David Brooks wrote an op-ed for the Sunday NYT, entitled "Postures in Public, Facts in the Womb." In which he spends most of his column space reciting science textbook facts over the developmental stages of a fetus. Which is supposed to have something to do with the Supreme Court decision. Yeah.
Here's my response, which I'm sure will *not* make its way onto the NYT members talk back page:
I was eager to read Brooks's column after the Supreme Court's ruling on so-called partial birth abortions (a term made up by the anti-choice crowd). From the title of his op-ed, I hoped to hear about the ramifications of this decision on women's health: after this ruling, doctors who judge the D & X procedure to be the safest option for a particular woman's health will no longer be able to use it (unless they can prove she would have died without it). These late term abortions are generally performed on fetuses with severe abnormalities and/or no chance of surviving (eg, no brain, severe spina bifada, etc.), and save a woman from carrying a dead or dying fetus, and then going through hours of painful labor only to deliver a dead body. The alternative procedure, from what I understand, can often be riskier (and certainly no less difficult to describe). And yet, the terms of the debate -- particularly in Brooks's article -- focused on the fetus rather than the woman carrying it. NARAL and Planned Parenthood aren't avoiding the term "fetus" so much as Brooks is avoiding the term "woman." If we truly cared about women, we would not take a procedure off the table when they need to make hard decisions about their health and families.
Further, Brooks's supposed "compromise" (that abortions be legal until a certain point, and after that only for rare circumstances; that minors be required to have parental notifications, etc.) continues this political posturing that he complains about. Either women own their own bodies and can make their own decisions regarding fetuses inside said bodies, or they don't. This isn't an issue that can be easily compromised upon, beyond of course the mark of "viability" for the fetus (i.e., the point at which it does not depend upon its mother's body for survival). Do we really want to force every teenager to tell her parents that she needs an abortion, even if one of those parents has raped her? Or abused her? Or will throw her out of the house? Instead of further laws restricting abortion, let's focus on getting these failed abstinence-only sex "education" classes out of our schools; let's make sure that contraception is widely available (and not politicized like the FDA's shameful delay in approving Plan B for over-the-counter sales); let's acknowledge that pro-choice policies are better for women and their families; and let's teach our children that sex is a natural part of life, but something over which they must make responsible decisions.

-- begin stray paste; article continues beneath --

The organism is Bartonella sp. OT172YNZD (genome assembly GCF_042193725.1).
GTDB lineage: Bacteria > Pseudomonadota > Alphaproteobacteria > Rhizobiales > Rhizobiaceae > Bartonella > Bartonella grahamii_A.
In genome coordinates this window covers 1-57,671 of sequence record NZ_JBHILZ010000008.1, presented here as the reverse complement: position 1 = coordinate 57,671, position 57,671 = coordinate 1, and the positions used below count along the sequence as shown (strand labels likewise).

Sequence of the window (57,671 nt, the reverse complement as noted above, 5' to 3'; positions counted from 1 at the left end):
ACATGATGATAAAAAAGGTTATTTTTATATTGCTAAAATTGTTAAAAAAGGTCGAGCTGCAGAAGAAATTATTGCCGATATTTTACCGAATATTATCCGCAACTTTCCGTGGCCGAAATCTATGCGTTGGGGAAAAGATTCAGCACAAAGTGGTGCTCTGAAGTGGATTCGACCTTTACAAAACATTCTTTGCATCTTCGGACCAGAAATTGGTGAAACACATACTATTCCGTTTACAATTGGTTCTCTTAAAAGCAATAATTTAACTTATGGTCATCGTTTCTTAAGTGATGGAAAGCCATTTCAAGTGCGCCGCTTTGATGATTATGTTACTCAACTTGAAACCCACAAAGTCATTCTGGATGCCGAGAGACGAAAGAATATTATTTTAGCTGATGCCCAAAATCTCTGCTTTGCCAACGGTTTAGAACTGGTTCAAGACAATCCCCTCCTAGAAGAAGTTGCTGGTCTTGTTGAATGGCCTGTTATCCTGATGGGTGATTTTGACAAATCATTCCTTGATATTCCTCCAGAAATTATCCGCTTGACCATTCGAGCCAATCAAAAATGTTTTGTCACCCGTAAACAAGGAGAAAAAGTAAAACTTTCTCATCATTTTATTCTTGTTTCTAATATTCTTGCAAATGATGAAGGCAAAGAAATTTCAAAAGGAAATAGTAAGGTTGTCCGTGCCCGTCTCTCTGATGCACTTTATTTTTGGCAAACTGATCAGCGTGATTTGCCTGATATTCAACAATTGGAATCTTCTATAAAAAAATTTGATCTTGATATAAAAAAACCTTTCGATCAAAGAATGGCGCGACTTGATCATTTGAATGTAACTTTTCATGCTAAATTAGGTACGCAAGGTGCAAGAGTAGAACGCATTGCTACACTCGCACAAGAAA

Life begins in the womb, but in the rush to consider the sanctity of potential life, let's not forget the sanctity of women's lives and the freedom to make their own moral decisions, decisions directly affecting their bodies and families.
Yep. Take that, Brooks. [Note: I did *not* include this last comment.]
That is all. I'm now going to read the Bible for my class tomorrow.